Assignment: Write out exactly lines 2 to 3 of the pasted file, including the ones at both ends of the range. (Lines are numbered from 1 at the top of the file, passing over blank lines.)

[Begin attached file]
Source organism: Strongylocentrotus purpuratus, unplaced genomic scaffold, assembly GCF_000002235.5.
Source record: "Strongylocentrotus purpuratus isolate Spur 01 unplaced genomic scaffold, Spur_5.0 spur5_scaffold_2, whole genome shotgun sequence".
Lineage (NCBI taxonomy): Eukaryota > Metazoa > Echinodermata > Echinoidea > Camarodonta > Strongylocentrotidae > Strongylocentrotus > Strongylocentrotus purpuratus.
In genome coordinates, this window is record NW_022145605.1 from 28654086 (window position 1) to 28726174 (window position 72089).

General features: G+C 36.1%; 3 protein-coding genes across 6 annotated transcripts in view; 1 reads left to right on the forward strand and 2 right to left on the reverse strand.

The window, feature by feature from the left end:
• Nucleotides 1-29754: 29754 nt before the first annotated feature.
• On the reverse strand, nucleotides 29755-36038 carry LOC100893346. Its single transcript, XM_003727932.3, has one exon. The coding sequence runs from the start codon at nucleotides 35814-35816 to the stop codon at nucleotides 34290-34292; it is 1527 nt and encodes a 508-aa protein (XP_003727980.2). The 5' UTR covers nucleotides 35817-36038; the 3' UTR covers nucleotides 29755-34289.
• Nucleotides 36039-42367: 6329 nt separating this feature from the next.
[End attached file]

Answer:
Source record: "Strongylocentrotus purpuratus isolate Spur 01 unplaced genomic scaffold, Spur_5.0 spur5_scaffold_2, whole genome shotgun sequence".
Lineage (NCBI taxonomy): Eukaryota > Metazoa > Echinodermata > Echinoidea > Camarodonta > Strongylocentrotidae > Strongylocentrotus > Strongylocentrotus purpuratus.